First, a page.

• Type 3 secretion system involved in provoking the disappearance of enterocyte microvilli.
  • Siderophores - bind iron required by bacteria.
  • Heat-labile and heat-stable enterotoxins (LT enterotoxin is antigenically related to the cholera toxin).
  • Cytotoxic necrotizing factors - induce re-organization of cellular actin microfilaments in eukaryotic cells.
  • Verotoxin or Shiga-like toxins - inhibit protein synthesis in host cells.
Opportunistic infections
  • E. coli strains, normally regarded as non-pathogenic can cause opportunistic infections, e.g. mastitis and metritis.

Other Host Effects

  • Predominant facultative species in large intestine.
  • Predominant facultative species in large intestine.
Diseases associated with E. coli
  • Scour.
  • Colisepticemia.
  • Joint ill.
  • Coliform mastitis.

Control

Control via animal

  • Some vaccines are available Mastitis: vaccines.
  • Maternal exposure to E. coli, allows for antibodies to be produced by the dam and secreted into the colostrum and milk. Newborn animals should be provided with access to colostrum.
  • Commercially produced preparations containing monoclonal antibodies to adhesins can be given orally to the neonate.

Control via chemotherapies

  • Most E. coli strains are sensitive to a wide range of antibiotics but resistance, often plasmid-mediated, is frequently encountered.

Antimicrobial susceptibility pattern often unpredictable.

  • The use of antimicrobials to treat diarrhea is controversial.
  • Calves with neonatal diarrhea should be provided with fluids. Fluid therapy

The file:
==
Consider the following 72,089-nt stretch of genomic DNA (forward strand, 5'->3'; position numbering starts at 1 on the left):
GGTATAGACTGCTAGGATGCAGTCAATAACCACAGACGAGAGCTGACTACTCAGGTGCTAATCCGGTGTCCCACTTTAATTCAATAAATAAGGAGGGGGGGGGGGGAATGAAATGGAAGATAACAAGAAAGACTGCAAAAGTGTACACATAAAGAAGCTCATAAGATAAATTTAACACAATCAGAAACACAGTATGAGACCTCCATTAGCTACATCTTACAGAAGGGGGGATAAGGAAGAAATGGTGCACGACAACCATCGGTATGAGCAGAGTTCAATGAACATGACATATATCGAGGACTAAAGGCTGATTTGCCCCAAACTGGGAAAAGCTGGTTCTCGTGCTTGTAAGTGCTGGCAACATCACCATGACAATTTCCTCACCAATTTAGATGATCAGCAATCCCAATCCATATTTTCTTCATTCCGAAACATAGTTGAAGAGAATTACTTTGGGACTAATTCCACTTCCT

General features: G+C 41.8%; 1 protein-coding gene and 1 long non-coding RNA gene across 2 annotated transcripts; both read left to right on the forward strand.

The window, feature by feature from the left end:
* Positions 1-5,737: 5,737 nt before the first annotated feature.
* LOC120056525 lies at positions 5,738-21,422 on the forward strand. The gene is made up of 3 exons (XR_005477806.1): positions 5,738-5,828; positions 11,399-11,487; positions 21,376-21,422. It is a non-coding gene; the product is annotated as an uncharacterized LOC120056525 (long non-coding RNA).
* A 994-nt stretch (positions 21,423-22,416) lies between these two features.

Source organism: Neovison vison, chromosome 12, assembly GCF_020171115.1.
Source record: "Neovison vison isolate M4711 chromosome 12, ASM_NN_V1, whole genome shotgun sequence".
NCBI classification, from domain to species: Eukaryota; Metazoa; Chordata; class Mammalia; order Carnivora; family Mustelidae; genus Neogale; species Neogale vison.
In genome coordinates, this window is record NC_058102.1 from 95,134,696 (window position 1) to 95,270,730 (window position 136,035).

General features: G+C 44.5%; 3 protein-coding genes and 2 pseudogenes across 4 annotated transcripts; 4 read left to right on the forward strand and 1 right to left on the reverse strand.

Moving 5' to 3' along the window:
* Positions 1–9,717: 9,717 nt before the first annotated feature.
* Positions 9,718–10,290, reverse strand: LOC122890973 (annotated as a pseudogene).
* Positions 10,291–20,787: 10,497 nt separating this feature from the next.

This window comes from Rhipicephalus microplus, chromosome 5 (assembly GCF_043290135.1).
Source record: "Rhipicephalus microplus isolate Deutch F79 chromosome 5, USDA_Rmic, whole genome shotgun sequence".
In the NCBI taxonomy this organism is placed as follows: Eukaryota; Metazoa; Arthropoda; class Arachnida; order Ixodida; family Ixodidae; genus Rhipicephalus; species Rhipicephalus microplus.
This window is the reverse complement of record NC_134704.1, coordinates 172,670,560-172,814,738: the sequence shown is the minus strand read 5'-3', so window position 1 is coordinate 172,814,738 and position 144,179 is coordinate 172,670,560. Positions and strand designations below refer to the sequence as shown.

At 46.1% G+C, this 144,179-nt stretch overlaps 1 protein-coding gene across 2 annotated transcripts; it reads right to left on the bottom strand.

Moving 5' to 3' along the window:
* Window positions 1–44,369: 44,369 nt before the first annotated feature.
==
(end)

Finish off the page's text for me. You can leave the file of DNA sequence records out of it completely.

• Bovine gammaglobulin can be provided to calves with hypogammaglobulinemia.

Control via environment

  • Hygiene at parturition, including provision of a clean environement.

Vaccination

  • Commercial vaccines do exist.

Diagnosis

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Further Reading

Publications

Refereed papers

  • Recent references from PubMed and VetMedResource.
  • Saeedi P, Yazdanparast M, Behzadi E, Salmanian A H, Mousavi S L, Nazarian S & Amani J (2017) A review on strategies for decreasing E. coli O157:H7 risk in animals. Microb Pathog 103, 186-195 PubMed.
  • Ekong P S, Sanderson M W & Cernicchiaro N (2015) Prevalence and concentration of Escherichia coli O157 in different seasons and cattle types processed in North America: A systematic review and meta-analysis of published research. Prev Vet Med 121 (1-2), 74-85 PubMed.
  • Munns K D, Selinger L B, Stanford K, Guan L, Callaway T R & McAllister T A (2015) Perspectives on super-shedding of Escherichia coli O157:H7 by cattle. Foodborne Pathog Dis 12 (2), 89-103 PubMed.
  • Smith D R (2014) Vaccination of Cattle against Escherichia coli O157:H7. Microbiol Spectr 2 (6) PubMed.
  • Vande Walle K, Vanrompay D & Cox E (2013) Bovine innate and adaptive immune responses against Escherichia coli O157:H7 and vaccination strategies to reduce faecal shedding in ruminants. Vet Immunol Immunopathol 152 (1-2), 109-20 PubMed.
  • Ferens W A & Hovde C J (2011) Escherichia coli O157:H7: animal reservoir and sources of human infection. Foodborne Pathog Dis 8 (4), 465-87 PubMed.
  • Cullor J S (1995) Escherichia coli O157-H7 - the silent danger. Vet Med 90 (1), 74-82.
  • Dorn C R (1995) Escherichia coli O157-H7. JAVMA 206 (10), 1583-1585 PubMed.
  • Whipp S C, Rasmussen M A & Cray W C (1994) Animals as a source of Escherichia coli pathogenic for human beings. JAVMA 204 (4), 1168-1175.
  • Levine M (1987) Escherichia coli that causes diarrhea - enterotoxigenic, enteropathogenic, enteroinvasive, enterohemorrhagic and enteroadherent. J Infect Dis 155, 377 PubMed.